So I'm (hopefully) on the tail end of the worst writing schlump of my life, and I'm still terrified that I've depleted my quota of reasonable writing ability, terrified that I've peaked, terrified that I will never write anything decent again, terrified about what this says about me as a writer, terrified about what this means about the future. I'm terrified that the book I've already written won't sell and everyone will hate it and I'll have to dye my hair purple and get a new nose and become an alpaca farmer to escape the shame.

I know it's silly. I know I'll get over this eventually. But right now I'm terrified, and that's okay. Because writing isn't easy and that's why we can't stop. Because sometimes we end a story and have to take a deep breath, because endings are frightening and transitions are hard. Because our characters can have happily ever afters and all of my friends are dead endings, but we can't. We have tomorrows. And it's okay to be afraid of them.

...but existential crises still suck.

Monday, July 22, 2013

East Coast Adventures (and Apologies for My Recent Incognito-ness)!



Partly because I've been traveling the world (read: spending forty hours in a car while my brother sang "Ninety-Nine Bottles of Beer on the Wall"), and partly because life is more demanding than my nonexistent significant other. But I'm back! I promise! And I will be blogging regularly! Hopefully!

So, East Coast Adventures: It was HOT. Like, please-kill-me-before-I-melt-and-drown-in-my-sweat-and-tears kind of HOT. But it was also lovely and crab cake-y, and the history nerd in me exploded from giddiness.

We drove through Baltimore (and had THE BEST crab cakes in the history of crab cakes) and walked through Washington D.C. that afternoon. Unfortunately, we arrived just after most of the museums closed and it started raining halfway through, but then:

The sun came out and painted this gorgeous
double rainbow over the Washington Memorial (the second
one is really faint). 

These plaques line the entrance to the WWII Memorial. They tell
the story of the soldiers, from hearing of the war to going to battle to
coming home. So beautiful and evocative. I stood there and cried for at least
ten minutes. People gave me weird looks.

Snapped this one while driving back to our hotel. No filter, just
a naturally breathtaking sky.

On Sunday, we went to Philadelphia and...got there just after tickets
for Independence Hall had sold out. Womp. 

The House of Congress didn't require tickets, though, so we got to sit
in the wonderful, wonderful air conditioning and pretend to be Representatives,
where John Adams was inaugurated. This is the Senate room, where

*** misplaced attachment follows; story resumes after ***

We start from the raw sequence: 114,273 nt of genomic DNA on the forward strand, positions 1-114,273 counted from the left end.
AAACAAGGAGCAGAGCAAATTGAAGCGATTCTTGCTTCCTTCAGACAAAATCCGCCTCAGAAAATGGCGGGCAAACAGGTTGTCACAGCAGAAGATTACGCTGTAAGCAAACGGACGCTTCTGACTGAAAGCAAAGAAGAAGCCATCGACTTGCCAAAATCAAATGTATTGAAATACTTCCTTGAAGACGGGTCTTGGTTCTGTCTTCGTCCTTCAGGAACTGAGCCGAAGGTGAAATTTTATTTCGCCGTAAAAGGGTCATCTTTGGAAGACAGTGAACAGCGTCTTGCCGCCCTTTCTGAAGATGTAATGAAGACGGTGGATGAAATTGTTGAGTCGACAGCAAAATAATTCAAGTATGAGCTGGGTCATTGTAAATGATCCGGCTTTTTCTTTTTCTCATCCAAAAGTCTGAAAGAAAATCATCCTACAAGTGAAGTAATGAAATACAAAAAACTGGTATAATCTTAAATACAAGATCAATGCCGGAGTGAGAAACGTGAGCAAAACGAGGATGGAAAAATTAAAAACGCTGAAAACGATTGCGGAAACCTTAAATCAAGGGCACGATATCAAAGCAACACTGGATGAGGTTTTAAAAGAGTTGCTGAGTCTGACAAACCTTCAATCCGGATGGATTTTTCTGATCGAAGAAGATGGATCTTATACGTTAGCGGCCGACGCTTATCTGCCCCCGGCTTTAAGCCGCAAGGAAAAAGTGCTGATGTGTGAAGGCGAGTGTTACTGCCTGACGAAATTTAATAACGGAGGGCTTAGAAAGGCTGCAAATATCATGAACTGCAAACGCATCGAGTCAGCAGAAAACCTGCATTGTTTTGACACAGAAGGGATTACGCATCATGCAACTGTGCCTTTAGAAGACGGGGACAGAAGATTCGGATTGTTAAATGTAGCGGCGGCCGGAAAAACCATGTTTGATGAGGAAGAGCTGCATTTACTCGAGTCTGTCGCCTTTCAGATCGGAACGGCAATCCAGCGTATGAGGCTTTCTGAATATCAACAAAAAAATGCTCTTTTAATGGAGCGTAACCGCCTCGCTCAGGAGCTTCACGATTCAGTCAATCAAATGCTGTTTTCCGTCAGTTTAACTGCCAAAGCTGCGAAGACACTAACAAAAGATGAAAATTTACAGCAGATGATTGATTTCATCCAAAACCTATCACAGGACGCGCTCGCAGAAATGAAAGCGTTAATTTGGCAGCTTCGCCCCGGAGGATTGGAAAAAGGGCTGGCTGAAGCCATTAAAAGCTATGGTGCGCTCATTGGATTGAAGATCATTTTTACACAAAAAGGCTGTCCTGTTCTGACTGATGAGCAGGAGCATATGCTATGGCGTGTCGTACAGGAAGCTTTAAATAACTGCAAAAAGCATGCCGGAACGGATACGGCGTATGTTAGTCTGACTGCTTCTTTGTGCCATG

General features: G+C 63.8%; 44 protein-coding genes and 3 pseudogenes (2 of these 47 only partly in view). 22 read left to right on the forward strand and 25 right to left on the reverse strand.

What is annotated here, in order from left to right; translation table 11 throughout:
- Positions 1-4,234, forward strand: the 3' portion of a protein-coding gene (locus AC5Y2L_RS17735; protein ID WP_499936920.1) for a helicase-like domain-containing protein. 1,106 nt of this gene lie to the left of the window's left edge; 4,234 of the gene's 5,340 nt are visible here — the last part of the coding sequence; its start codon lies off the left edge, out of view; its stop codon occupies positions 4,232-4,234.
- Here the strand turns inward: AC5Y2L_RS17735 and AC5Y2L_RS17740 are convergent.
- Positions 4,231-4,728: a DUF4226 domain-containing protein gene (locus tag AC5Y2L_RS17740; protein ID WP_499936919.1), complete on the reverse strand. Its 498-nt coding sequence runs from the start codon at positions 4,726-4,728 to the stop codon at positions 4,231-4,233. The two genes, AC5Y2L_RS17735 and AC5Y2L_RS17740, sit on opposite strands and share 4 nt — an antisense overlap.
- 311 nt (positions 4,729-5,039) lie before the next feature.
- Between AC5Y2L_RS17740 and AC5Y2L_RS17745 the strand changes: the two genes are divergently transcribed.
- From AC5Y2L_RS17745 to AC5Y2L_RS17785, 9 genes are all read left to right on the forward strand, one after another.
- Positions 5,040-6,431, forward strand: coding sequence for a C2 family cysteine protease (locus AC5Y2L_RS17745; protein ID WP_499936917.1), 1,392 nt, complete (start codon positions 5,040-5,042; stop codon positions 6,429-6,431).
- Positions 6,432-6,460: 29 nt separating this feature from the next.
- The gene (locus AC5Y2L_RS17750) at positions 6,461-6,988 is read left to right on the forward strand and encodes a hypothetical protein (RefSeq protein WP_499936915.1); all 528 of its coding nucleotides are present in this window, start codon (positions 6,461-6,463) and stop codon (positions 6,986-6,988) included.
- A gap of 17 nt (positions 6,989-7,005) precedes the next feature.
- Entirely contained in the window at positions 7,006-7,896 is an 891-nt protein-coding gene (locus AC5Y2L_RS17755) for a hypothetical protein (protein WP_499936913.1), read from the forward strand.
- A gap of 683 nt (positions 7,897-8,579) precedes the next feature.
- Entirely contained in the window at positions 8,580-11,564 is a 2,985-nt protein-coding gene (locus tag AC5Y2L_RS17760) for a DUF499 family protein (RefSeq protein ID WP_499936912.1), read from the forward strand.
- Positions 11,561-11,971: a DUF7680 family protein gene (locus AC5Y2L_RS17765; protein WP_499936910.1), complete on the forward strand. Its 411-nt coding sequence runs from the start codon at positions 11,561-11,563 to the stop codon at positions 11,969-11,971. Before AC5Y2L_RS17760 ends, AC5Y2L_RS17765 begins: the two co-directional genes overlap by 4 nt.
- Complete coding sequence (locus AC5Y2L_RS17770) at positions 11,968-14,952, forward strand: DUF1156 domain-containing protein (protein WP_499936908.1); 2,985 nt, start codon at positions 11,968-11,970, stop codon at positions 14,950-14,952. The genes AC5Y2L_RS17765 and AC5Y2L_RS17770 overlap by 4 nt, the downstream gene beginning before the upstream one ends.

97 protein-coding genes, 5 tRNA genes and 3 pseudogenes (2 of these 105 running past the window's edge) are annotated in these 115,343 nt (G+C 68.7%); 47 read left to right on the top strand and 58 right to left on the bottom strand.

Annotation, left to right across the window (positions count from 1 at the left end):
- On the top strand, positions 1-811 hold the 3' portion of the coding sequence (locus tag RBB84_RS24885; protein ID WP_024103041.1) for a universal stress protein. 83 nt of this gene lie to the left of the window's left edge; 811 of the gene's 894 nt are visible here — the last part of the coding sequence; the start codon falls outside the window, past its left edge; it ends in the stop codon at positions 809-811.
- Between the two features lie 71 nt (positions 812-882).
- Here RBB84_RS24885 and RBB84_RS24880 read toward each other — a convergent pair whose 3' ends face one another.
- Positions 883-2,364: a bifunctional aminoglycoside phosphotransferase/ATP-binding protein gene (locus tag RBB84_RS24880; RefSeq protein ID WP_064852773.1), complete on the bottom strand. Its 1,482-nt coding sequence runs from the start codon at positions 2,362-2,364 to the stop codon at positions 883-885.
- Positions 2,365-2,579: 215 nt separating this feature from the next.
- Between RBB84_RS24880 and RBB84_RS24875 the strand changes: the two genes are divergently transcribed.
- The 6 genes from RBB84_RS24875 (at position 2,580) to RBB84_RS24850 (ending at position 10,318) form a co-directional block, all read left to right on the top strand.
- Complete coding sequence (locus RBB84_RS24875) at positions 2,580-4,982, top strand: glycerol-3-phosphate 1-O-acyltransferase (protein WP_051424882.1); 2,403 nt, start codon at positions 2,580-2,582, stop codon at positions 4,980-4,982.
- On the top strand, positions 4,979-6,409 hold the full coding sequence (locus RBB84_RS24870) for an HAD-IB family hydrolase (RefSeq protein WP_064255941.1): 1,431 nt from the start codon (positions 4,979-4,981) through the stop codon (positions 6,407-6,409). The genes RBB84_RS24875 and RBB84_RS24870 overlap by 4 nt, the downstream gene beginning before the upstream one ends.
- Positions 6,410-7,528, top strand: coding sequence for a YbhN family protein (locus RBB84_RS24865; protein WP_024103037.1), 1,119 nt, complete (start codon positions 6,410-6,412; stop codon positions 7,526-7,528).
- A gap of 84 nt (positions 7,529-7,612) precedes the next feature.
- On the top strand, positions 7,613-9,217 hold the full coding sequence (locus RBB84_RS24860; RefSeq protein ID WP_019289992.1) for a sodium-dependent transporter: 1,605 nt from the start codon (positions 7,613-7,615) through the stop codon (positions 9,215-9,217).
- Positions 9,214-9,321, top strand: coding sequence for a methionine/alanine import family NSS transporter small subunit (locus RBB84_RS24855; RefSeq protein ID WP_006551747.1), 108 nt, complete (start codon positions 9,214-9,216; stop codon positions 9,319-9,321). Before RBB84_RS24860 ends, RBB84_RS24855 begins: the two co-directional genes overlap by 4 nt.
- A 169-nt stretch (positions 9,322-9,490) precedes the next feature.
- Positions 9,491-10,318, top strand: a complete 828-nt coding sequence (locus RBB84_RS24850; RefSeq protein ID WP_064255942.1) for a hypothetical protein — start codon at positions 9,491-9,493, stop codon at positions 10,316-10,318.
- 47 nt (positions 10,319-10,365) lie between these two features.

George Washington was sworn into his second term.

And kept driving. Spent a few days in Boston for campus visits and
such, and visited Plymouth. Yes, this is THE ROCK.

And this. This is Beinecke Rare Book and Manuscript Library.
It's the most gorgeous library in the entire world.
This is basically heaven.



And this is Grove Street Cemetery, the first chartered burial ground
in the U.S. It makes an appearance in MEMENTO MORI, so of course
I had to go see it.

NYC. From the Staten Island Ferry.

More NYC. So pretty. I loved walking through the streets.
I did not love sweating through five thousand shirts and smelling
like an exploded duck.

But the best part of the entire trip? I GOT TO MEET MY AGENT AND EDITOR. Unfortunately, I forgot to get a picture with my agent, but she was lovely and fantabulous and absolutely amazing beyond words. And she assured me that I succeeded in not making a complete fool of myself. YAY!

And. HarperCollins. I. Went. To. HarperCollins.
It was AWESOME. I got to meet my publisher and the entire
Greenwillow team, and we had donuts that were like pieces of heaven
that someone had killed angels to steal and mold into these perfect
little sugary lovebundles. Except mostly I sat there and stared creepily
around the table and thought, "HOLY SH*T HOLY SH*T YOU GUYS



P.S. I'm thinking about starting a vlog. What do you guys think? Anything you want me to talk about in particular?

Monday, July 1, 2013

Class of 2K14 Website Launch

More exciting news! I'm a part of the Class of 2K14, and today is the launch of our website! *throws confetti*

We're a group of twenty YA and MG debut authors with books that range from historical to contemporary to sci-fi. In particular, we target booksellers, librarians, and teachers (BLTs!), and we try to get some fantabulous books in the hands of readers. There are some CRAZY amazing people in this group, guys, so make sure you keep an eye out for the books.

The website features the authors, the books, opportunities for author visits, and information for BLTs, including fortchoming discussion guides and other curricular materials (the wonderful Addie Degenhardt is making mine! It's SO EXCITING because all of this seems so REAL now! I'm abusing exclamation points again!). There will be TONS of giveaways in coming months, including monthly ones of the Class of 2K13's books, but for the launch, we're giving away...a $100 gift card to the book retailer of your choice!